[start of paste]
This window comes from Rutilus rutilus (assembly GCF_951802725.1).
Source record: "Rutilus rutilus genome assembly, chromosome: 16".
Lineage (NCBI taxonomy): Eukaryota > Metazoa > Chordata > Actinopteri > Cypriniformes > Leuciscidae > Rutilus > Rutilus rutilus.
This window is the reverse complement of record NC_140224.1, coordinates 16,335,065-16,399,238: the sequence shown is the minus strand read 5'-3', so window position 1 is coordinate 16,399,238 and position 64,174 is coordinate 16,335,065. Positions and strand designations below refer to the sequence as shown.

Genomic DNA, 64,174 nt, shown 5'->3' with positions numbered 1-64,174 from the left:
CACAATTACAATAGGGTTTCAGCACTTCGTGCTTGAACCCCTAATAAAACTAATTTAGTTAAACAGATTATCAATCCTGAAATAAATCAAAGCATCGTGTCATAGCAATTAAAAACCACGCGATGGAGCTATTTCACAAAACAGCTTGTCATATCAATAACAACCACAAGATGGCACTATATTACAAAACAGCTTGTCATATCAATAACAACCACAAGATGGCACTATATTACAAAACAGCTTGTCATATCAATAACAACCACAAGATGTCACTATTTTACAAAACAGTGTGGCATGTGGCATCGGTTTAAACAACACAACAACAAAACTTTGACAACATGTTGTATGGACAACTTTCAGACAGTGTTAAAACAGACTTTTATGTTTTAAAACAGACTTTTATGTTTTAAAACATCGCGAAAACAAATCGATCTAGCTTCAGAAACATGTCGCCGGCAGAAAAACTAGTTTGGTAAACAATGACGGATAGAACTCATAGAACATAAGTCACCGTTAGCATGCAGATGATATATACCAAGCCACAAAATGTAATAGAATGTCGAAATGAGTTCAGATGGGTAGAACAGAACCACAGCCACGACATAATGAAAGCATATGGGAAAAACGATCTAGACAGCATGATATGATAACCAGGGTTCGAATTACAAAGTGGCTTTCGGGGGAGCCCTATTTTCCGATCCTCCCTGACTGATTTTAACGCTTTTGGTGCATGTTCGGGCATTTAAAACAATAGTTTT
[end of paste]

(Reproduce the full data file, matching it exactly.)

This window comes from Rutilus rutilus (assembly GCF_951802725.1).
Source record: "Rutilus rutilus genome assembly, chromosome: 16".
Lineage (NCBI taxonomy): Eukaryota > Metazoa > Chordata > Actinopteri > Cypriniformes > Leuciscidae > Rutilus > Rutilus rutilus.
This window is the reverse complement of record NC_140224.1, coordinates 16,335,065-16,399,238: the sequence shown is the minus strand read 5'-3', so window position 1 is coordinate 16,399,238 and position 64,174 is coordinate 16,335,065. Positions and strand designations below refer to the sequence as shown.

Genomic DNA, 64,174 nt, shown 5'->3' with positions numbered 1-64,174 from the left:
CACAATTACAATAGGGTTTCAGCACTTCGTGCTTGAACCCCTAATAAAACTAATTTAGTTAAACAGATTATCAATCCTGAAATAAATCAAAGCATCGTGTCATAGCAATTAAAAACCACGCGATGGAGCTATTTCACAAAACAGCTTGTCATATCAATAACAACCACAAGATGGCACTATATTACAAAACAGCTTGTCATATCAATAACAACCACAAGATGGCACTATATTACAAAACAGCTTGTCATATCAATAACAACCACAAGATGTCACTATTTTACAAAACAGTGTGGCATGTGGCATCGGTTTAAACAACACAACAACAAAACTTTGACAACATGTTGTATGGACAACTTTCAGACAGTGTTAAAACAGACTTTTATGTTTTAAAACAGACTTTTATGTTTTAAAACATCGCGAAAACAAATCGATCTAGCTTCAGAAACATGTCGCCGGCAGAAAAACTAGTTTGGTAAACAATGACGGATAGAACTCATAGAACATAAGTCACCGTTAGCATGCAGATGATATATACCAAGCCACAAAATGTAATAGAATGTCGAAATGAGTTCAGATGGGTAGAACAGAACCACAGCCACGACATAATGAAAGCATATGGGAAAAACGATCTAGACAGCATGATATGATAACCAGGGTTCGAATTACAAAGTGGCTTTCGGGGGAGCCCTATTTTCCGATCCTCCCTGACTGATTTTAACGCTTTTGGTGCATGTTCGGGCATTTAAAACAATAGTTTT